Restaurant group opposes new tax proposal
A bill has been introduced in the state legislature to allow a new tax to be levied on Kentucky families, and the Kentucky Restaurant Association is actively working to defeat it.
HB 368 would authorize every city in Kentucky to impose a tax of up to 3 percent on the meals you eat in a local restaurant or the carry-out orders you pick up.
The legislation would effectively increase the tax you pay on food and beverages by 50 percent, by adding a 3 percent local restaurant tax on top of the 6 percent state sales tax.
Families are still struggling to make ends meet and the restaurant industry recognizes that financial reality. Our members have experienced a significant drop in their own revenues as our customers have reacted to the economic downturn. The Kentucky Restaurant Association is convinced that another tax on our customers is simply more than they can — or should be expected — to bear.
If House Bill 368, under consideration in the Kentucky House of Representatives, passes your city will have the ability to tax every prepared meal you purchase to finance what these government officials decide are "quality of life" expenditures. The Kentucky Restaurant Association doesn't believe restaurant customers should be responsible for helping cities make up shortfalls in their budgeting, so we oppose HB 368 and hope you will too.
Kentucky Restaurant Association president and chief executive officer
A true Democrat is all about helping the poor; we are all heart.
The Tea Party conservative Republicans are acting like a bunch of spoiled brats. Their obstructionist, mean, hateful daddy has taught them well. The Republicans are greedy people and are hypnotized into bowing down to the 1 percent.
Third read's a charm
I read three times Brian O'Leary's Feb. 16 commentary that Clint Eastwood should make amends. After the first read, I figured it was the same old Republican propaganda that Barack Obama is a socialist, Marxist and Hugo Chávez lover.
The second read made me think a Democrat wrote it in disguise in an attempt to make the Republicans look ignorant.
My third read made me think my first reaction was correct. O'Leary had a sprinkling of the current Republican campaign, including a vague reference to Reagan's trickle-down economics (he couldn't come right out and say it without becoming a laughingstock). The class warfare bit is typical (I guess he figures the poor billionaires are so misunderstood and need more tax cuts). Finally, he wants the God-given freedom our country deserves, like the freedom to die because of the lack of health insurance?
Agree on a human level
I read Paul Prather's "My column proved incendiary" (Feb. 11). There are all too few people who do not fear to put their thoughts into public view. There are far too many people who are intolerant of views that displease them.
Prather and I are on opposite sides of a great theological debate. However, being human, we are on the same side of honesty, critical thinking and taking part in the anguish of trying to learn how to best treat our fellow human beings. Not too long ago Prather wrote that many atheists are fundamentalists. He was roundly excoriated by my atheist community. And I felt that was wrong. Fundamentalists of any stripe are a danger and a drag on any kind of evolutionary move to improve our species and our way of dealing with each other in a rational and humanistic way.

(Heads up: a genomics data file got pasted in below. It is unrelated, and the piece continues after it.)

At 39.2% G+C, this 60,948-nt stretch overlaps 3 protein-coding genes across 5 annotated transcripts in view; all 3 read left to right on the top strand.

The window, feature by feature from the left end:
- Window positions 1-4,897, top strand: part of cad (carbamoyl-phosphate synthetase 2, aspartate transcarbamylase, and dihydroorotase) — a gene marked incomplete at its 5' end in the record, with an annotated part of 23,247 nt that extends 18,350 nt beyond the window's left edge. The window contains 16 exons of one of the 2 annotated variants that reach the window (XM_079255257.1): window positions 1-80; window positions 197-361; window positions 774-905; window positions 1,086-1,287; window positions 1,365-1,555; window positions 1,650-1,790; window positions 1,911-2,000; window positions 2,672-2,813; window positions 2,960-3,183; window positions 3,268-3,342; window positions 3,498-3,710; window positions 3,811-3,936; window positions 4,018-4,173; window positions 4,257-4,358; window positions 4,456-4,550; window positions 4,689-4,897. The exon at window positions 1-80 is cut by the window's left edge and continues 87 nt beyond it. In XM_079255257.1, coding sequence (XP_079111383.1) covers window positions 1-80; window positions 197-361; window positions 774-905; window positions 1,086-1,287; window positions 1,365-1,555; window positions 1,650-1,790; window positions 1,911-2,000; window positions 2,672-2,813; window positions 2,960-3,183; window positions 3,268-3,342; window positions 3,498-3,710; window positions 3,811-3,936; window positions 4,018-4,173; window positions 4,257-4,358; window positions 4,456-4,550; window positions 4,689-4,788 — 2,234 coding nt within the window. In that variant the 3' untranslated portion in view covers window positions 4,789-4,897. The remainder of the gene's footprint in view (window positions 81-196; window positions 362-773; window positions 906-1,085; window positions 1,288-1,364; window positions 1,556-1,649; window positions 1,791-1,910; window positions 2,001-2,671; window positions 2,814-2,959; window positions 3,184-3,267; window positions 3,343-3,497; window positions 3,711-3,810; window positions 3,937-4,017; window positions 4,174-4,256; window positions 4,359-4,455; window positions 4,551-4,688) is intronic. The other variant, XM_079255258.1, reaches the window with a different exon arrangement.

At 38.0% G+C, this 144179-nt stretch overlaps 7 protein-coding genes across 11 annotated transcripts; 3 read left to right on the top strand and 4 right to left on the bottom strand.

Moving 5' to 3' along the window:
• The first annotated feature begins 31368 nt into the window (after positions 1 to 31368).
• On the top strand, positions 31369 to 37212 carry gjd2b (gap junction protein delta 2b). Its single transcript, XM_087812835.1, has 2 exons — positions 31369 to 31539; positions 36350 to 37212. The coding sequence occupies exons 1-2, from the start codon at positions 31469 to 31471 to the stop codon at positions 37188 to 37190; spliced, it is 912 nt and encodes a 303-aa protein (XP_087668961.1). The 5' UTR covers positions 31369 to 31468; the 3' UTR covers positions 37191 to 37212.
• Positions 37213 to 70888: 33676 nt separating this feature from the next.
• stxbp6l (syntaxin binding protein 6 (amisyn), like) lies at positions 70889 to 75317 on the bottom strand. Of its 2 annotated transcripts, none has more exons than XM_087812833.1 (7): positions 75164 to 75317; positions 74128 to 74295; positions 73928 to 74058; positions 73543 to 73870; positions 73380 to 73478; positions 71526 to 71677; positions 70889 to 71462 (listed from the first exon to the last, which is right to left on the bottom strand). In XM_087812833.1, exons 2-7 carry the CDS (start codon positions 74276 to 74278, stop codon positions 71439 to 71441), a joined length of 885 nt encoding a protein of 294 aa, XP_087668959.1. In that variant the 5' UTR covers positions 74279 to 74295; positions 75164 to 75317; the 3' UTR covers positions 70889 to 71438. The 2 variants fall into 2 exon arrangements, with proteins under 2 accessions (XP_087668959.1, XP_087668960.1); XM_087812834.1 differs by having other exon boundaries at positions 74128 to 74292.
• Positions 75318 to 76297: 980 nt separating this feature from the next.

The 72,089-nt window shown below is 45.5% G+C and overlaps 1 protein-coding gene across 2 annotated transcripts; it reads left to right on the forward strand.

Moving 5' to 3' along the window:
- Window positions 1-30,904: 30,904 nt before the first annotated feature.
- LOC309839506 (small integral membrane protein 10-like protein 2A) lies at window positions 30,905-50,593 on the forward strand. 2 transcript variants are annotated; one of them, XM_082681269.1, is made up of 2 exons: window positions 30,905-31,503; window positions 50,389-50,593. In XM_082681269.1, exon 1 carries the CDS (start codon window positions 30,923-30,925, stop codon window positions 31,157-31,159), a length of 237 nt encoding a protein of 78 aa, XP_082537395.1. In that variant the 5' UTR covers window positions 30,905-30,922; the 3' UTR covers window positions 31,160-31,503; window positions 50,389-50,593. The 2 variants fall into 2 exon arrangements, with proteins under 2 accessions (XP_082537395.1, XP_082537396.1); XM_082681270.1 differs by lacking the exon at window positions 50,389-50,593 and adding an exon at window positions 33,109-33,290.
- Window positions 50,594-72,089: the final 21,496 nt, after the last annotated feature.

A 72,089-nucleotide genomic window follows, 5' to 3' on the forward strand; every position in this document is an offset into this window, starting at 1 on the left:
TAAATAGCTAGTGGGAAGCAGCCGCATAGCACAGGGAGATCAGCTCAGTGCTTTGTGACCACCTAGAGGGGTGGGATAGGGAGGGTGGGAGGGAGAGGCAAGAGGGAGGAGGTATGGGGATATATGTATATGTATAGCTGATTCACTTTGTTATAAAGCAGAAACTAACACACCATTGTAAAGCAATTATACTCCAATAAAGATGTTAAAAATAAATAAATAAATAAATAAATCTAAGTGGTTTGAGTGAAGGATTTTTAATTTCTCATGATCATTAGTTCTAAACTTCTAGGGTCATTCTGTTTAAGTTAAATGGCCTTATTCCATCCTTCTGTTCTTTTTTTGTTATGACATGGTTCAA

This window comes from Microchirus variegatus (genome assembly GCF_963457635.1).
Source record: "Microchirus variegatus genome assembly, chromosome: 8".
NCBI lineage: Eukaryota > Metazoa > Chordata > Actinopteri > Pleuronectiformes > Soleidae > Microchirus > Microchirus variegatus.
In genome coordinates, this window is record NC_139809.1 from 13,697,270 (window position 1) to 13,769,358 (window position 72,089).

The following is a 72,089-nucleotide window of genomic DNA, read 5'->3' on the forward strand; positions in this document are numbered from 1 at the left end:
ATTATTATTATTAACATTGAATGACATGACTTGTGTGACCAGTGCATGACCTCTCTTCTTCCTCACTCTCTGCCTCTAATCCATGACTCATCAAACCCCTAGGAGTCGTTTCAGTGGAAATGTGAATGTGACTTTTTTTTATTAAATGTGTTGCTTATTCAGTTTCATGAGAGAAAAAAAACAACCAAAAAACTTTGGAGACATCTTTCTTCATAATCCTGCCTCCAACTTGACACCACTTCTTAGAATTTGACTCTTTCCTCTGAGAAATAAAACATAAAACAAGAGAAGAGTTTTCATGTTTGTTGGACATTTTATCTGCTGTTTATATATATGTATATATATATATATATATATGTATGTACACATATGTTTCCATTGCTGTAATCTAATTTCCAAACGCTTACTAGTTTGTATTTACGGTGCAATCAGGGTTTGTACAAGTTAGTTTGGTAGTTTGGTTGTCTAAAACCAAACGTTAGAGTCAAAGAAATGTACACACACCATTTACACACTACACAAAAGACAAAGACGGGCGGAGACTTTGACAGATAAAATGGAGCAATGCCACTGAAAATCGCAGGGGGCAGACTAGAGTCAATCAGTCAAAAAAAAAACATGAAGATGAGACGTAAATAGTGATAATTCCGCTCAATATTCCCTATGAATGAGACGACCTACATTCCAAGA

I am really tired of atheists referring to theists as idiots. Those who bother to think and weigh opinions and thoughts are the best of the lot. It makes no difference from which direction our thoughts come. The quality of the thoughts are far more important. Does god exist or do gods not exist. These are intellectual quests. They should not interfere with man's basic need to recognize that each of us is unique and deserves to be treated with respect and be aided when in need.
Raise the dropout age
As a student at the University of Kentucky, I am surrounded by peers who persisted through high school here in Kentucky and made it to college.
Yet not every Kentucky high school student makes it. The stark reality is that thousands of our local students drop out each year. This is an unacceptable social injustice, and one that Senate Bill 109 helps to solve.
As a recent high school graduate, I know the power of mentors and role models in helping a student graduate from high school. Without the support of my mother, I might not have made it.
But many talented students with the potential to succeed don't have a support network at home. Schools must provide that safety net if we want to have career-ready graduates and a strong economic future in Kentucky.
SB 109, as amended by a House committee, raises the dropout age from 16 to 18, reflecting the high expectations we have for our youth.
In addition, a complementary bill, SB 38, has been introduced to provide high school students stronger career counseling and advising. Together, these two bills will not only ensure that students stay in school longer but also that they receive more support during those years.
Now, it's time for Kentuckians to call their elected officials and let them know we can't let another day go by while the future of our state is at risk.
President, Students for Education Reform,University of Kentucky chapter